Cost of Safety
As a longtime member of the Louisville Zoo, I have taken my children and grandchildren on numerous outings there. I have been following with concern Joe Sonka’s series of articles regarding the zoo’s practice of using Dismas Charities inmates as unpaid laborers with unsupervised freedom to roam zoo grounds. Now, after reading Metro government spokesman Chris Poynter’s response to LEO’s investigation, I can only say that I am appalled by Mayor Fischer’s callous disregard for the city employees, zoo guests and their children who are regularly and unknowingly being exposed to potentially violent offenders, such as alleged rapist Todd Duke. No one would deny the Dismas inmates the chance to become useful members of society, but the zoo is not the appropriate work assignment for convicted felons. According to Poynter, the main reason the city uses Dismas workers is because they provide free labor. I ask him and Mayor Fischer: What is the cost of the safety and wellbeing of a child? I also ask Louisville Zoo director John Walczak to consider the financial impact to the zoo after I — and other concerned parents and grandparents — decline to renew our zoo memberships out of concern for our children’s safety.
Karen Smith, Highlands
Over and Out
Well, LEO, it’s been a great 15 years or so that I’ve been reading your publication every week without fail. Yes, I’ve periodically bemoaned the foul language that makes your otherwise well-written magazine unusable in classrooms, etc. On balance, however, I’ve enjoyed it.
The column you’ve recently added by Dan Savage is the end for me, especially the one from Dec. 26. I thought I had picked up LEO, and here I was reading Hustler! This is over-the-top graphic pornography, or pornographic “advice.” I guess your mission statement must have changed — if you have one. Perhaps it now reads: “We will not hesitate in our race to the lowest common denominator in journalism.” Well, it was great while it lasted. I’ll miss you, but I get the feeling you won’t miss me.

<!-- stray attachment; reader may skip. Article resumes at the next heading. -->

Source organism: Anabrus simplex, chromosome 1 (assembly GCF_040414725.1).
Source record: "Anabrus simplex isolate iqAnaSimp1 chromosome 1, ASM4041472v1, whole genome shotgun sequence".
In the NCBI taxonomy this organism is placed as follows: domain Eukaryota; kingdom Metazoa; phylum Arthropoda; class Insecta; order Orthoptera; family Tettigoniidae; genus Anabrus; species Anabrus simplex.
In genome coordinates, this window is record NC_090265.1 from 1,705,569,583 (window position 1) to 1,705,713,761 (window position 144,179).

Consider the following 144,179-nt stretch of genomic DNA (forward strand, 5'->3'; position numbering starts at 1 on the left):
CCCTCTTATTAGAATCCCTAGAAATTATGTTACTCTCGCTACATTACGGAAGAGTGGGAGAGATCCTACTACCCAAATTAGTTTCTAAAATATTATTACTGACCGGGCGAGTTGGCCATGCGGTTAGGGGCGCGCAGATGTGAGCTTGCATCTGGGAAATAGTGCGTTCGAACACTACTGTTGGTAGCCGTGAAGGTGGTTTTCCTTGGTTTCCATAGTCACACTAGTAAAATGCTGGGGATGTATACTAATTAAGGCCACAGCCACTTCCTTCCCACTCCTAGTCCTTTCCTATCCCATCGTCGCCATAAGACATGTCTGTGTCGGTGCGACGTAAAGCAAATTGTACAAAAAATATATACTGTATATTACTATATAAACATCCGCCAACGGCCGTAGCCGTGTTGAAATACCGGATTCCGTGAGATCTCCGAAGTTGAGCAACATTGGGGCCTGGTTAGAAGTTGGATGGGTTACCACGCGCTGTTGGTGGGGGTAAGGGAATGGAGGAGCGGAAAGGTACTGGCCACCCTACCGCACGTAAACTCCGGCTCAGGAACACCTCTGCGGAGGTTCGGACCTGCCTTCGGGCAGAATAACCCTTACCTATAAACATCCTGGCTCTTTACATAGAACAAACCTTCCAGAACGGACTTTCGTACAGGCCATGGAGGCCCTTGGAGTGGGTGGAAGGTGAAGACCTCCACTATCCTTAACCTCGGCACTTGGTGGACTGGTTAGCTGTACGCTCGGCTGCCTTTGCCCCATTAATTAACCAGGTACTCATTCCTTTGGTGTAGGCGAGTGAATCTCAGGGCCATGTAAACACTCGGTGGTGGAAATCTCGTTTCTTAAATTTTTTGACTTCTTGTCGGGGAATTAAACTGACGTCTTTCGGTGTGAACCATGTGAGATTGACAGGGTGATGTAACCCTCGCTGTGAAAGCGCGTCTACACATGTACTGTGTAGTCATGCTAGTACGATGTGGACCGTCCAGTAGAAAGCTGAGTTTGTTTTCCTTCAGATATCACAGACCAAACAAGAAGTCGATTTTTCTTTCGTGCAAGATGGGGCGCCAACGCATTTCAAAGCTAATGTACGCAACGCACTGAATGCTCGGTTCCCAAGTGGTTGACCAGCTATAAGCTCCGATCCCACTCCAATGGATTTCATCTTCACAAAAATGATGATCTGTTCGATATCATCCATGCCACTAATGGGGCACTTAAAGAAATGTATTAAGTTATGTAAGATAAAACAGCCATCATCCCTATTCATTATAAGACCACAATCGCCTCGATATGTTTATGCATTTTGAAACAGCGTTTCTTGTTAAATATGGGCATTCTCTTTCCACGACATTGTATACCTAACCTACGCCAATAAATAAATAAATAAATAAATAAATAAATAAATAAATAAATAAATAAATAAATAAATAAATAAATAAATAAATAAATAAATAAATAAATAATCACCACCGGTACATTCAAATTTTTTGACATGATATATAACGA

Paul Deaver, Goshen
An NBA Jewel
Dear Joe Manning,
Thanks for the Dec. 12 column. I share your feeling that Louisville is not needy. We don’t need to put on Spandex and suck it in to “keep up with the Portland(s).” I was confused, however, by your Billy Joel persiflage, followed by your framing the NBA issue as one of need, or lack thereof. As someone who would love to see the NBA come to our home, I don’t see it as some keystone or final piece; I reject the idea that “if you aren’t growing, you’re (fill in corporate-speak consequence here),” because the ’Ville is great as it is. Simply put, I would love to drive my kids 15 minutes to see the greatest players in the world perform in the Yum! Center.
Doubtless, one of the things that makes Louisville’s “it” is diversity. Hell, we’ve reached a sort of eclectic critical mass around here. It’s great! I love this place! So, let’s add one more jewel to the crown and maybe pay for the Yum! Center with something other than a tax hike.
Garrett Sorenson, St. Matthews
Attention Joe Manning:
An NBA franchise in our city would give us the privilege of having the town we call our home embedded in the minds, mouths, televisions, newspapers and computer screens of not just every city in America, but in every country of the world. We could have kids in Germany talking about the next Michael Jordan who plays for the Kentucky Colonels. Ask a teen from Boston to name something associated with Oklahoma City, and their answer would undoubtedly be “the Oklahoma City Thunder, Kevin Durant.”
If you are not an NBA fan like a large amount of Americans, the “Thunder” is the team that just played LeBron James’ Miami Heat in the worldwide broadcasted and streamed NBA finals this past year. The team with multiple worldwide icons who sadly have more social status these days than that of Muhammad Ali, Jennifer Lawrence and Rick Pitino combined. The team that, in 2009, could have been established and playing in Louisville if we had the ambitions of the larger, more modern cities of America. I drool at the potential economic impact.
Jordan Winemiller, Downtown